NPR logo

Behind The Oscars, An Academy Lacking Variety

  • Download
  • <iframe src="https://www.npr.org/player/embed/379843765/379843766" width="100%" height="290" frameborder="0" scrolling="no" title="NPR embedded audio player">
  • Transcript
Behind The Oscars, An Academy Lacking Variety

Movies

Behind The Oscars, An Academy Lacking Variety

Behind The Oscars, An Academy Lacking Variety

  • Download
  • <iframe src="https://www.npr.org/player/embed/379843765/379843766" width="100%" height="290" frameborder="0" scrolling="no" title="NPR embedded audio player">
  • Transcript

Membership in the Academy of Motion Picture Arts and Sciences are largely white, male and older than 60 years old. NPR's Arun Rath speaks with Darnell Hunt of UCLA about how the lack of diversity affects their decisions.

ARUN RATH, HOST:

The Academy of Motion Pictures Arts and Sciences has been roundly criticized for the striking lack of diversity in this year's Oscar nominees. So it may not be much of a surprise that the roughly 6,000 members of the Academy aren't that diverse themselves.

DARNELL HUNT: Roughly 90-something percent white, 70-something percent male, average age about 62.

RATH: That's Darnell Hunt. He's the director of the Ralph Bunche Center for African American Studies at UCLA, and he oversees UCLA's Hollywood diversity report. To become a member of the Academy, you can't just apply. First, you must be sponsored by two current members. Hunt says that's a real impediment to change.

HUNT: I mean, you have a system that has built into it the likelihood that you're going to reproduce a membership that's not very diverse. So unless something changes in that process, we're talking decades and decades before we're going to see anything that looks like America.

RATH: The president of the Academy is Cheryl Boone Isaacs. She is African-American, and she's spoken out on the need for Hollywood to diversify. What is she actually doing about it?

HUNT: Well, my understanding is when Cheryl Boone Isaacs took over a year-and-a-half or so ago, there was a push. The problem is they kind of inherited a huge ocean liner that's in the middle of the ocean that's hard to turn around. I mean, you know, you're going to have to make some major changes in the way things operate to see any, you know, sea change. And that's what we need is a sea change because these numbers are completely out of whack with where we are in America. So I don't know if she's in the position to do that unilaterally. I know that there's the intention to make some changes and I think there's been, like, a 1 percent increase in minority members or something like that. Well, you know, that's - you know, at that rate it's going to take us some time before we get to anything that looks anything like America.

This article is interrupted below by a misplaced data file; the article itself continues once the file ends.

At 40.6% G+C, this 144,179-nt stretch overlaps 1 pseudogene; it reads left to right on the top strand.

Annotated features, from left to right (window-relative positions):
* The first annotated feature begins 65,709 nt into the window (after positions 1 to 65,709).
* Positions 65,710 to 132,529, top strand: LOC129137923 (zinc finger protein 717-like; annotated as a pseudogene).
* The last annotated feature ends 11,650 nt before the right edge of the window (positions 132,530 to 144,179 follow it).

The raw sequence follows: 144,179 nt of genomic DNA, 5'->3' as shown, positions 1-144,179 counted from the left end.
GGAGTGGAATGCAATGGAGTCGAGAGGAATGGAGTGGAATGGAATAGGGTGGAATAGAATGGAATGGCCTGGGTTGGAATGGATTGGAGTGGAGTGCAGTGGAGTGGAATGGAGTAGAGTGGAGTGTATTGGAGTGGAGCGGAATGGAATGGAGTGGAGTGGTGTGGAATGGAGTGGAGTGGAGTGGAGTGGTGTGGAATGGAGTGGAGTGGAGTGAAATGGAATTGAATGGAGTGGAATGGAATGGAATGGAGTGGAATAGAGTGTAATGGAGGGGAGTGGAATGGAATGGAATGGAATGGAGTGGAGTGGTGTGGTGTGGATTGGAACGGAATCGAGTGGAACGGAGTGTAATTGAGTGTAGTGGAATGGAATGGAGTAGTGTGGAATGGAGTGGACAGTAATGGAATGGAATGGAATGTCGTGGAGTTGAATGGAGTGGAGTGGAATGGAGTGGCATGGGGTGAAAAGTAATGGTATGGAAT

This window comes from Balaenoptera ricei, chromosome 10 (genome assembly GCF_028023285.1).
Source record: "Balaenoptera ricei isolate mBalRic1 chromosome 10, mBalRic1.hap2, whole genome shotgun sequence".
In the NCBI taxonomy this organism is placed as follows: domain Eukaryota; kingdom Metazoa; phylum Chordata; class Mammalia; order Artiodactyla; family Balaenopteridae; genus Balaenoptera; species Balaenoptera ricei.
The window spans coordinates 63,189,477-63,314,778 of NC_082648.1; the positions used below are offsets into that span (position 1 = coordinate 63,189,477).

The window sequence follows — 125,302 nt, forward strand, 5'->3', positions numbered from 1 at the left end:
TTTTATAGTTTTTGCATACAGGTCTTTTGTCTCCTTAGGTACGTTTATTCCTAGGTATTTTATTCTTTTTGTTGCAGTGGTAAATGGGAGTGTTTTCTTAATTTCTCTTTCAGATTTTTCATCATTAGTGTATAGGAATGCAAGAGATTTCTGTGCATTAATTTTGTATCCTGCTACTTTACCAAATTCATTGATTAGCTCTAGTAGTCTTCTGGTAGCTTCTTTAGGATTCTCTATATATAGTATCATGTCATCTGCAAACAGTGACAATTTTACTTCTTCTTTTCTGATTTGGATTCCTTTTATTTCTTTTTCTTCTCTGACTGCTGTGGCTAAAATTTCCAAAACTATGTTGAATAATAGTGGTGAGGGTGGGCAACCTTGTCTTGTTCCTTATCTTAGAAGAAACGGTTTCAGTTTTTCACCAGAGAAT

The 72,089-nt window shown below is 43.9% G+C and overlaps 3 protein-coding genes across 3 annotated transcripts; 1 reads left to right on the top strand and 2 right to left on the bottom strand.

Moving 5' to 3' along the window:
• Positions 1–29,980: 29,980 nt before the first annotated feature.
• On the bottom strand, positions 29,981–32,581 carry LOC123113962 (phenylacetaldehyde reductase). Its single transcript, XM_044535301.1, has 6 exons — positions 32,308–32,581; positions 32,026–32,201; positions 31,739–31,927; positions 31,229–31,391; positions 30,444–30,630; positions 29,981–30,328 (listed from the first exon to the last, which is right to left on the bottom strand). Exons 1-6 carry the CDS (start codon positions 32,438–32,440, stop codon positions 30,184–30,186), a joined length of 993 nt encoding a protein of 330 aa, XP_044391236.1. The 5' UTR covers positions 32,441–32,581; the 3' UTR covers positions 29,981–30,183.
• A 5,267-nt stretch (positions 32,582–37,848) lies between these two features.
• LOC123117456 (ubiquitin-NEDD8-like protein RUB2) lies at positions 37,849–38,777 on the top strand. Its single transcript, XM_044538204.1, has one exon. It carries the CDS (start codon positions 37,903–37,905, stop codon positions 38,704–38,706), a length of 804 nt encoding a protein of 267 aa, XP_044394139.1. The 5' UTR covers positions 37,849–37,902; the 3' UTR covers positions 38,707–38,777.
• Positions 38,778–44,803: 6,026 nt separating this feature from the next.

RATH: So what is going to trigger that sea change? What is going to finally force the Academy to change?

HUNT: Well, that's a great question. You know, I'd like to think that the industry itself may change a little sooner because the bottom line is pretty clear. I mean, diversity sells. I mean, our reports show that movies that roughly reflect the diversity of American society, in terms of race and ethnicity, on average do the best at the box office. We saw the same thing in television. So I think people in the industry who are supporting our report, who are reading our report, are beginning to realize that, look, we have to do business a little bit differently. We need to kind of open up opportunity for writers, producers, directors, people behind the scenes who actually make creative decisions - not just actors in front of the camera. Although, that's important, too. They realize they're going to have to do that if they're going to remain competitive.

RATH: Why does it matter that the Academy is so white? Why should we care?

HUNT: One of the problems with having an Academy that doesn't reflect America - and we've written about this in our reports - is that because it sets the standards for what constitutes quality, it essentially anoints the top directors, the top talent - those who everyone in the industry is clamoring to sign - the agents, the agencies who package a lot of deals. And to the extent that people of color and women are left out of that discussion. They aren't deemed quite ready for prime time. They probably aren't given the same opportunities. Or as we found in some of the hacked - some of the emails, they aren't paid the same amount for their labor. So there's this standard that's set essentially by white males, who are older, that tends to lead to a definition of all other work as not being of the same caliber. And that's very destructive, I think, for an industry that's trying to keep up with and give America what it really wants.

RATH: Darnell Hunt is the director of the Ralph Bunche Center for African American Studies at UCLA. Dr. Hunt, thanks very much.

HUNT: Thank you.

Copyright © 2015 NPR. All rights reserved. Visit our website terms of use and permissions pages at www.npr.org for further information.

NPR transcripts are created on a rush deadline by Verb8tm, Inc., an NPR contractor, and produced using a proprietary transcription process developed with NPR. This text may not be in its final form and may be updated or revised in the future. Accuracy and availability may vary. The authoritative record of NPR’s programming is the audio record.

We no longer support commenting on NPR.org stories, but you can find us every day on Facebook, Twitter, email, and many other platforms. Learn more or contact us.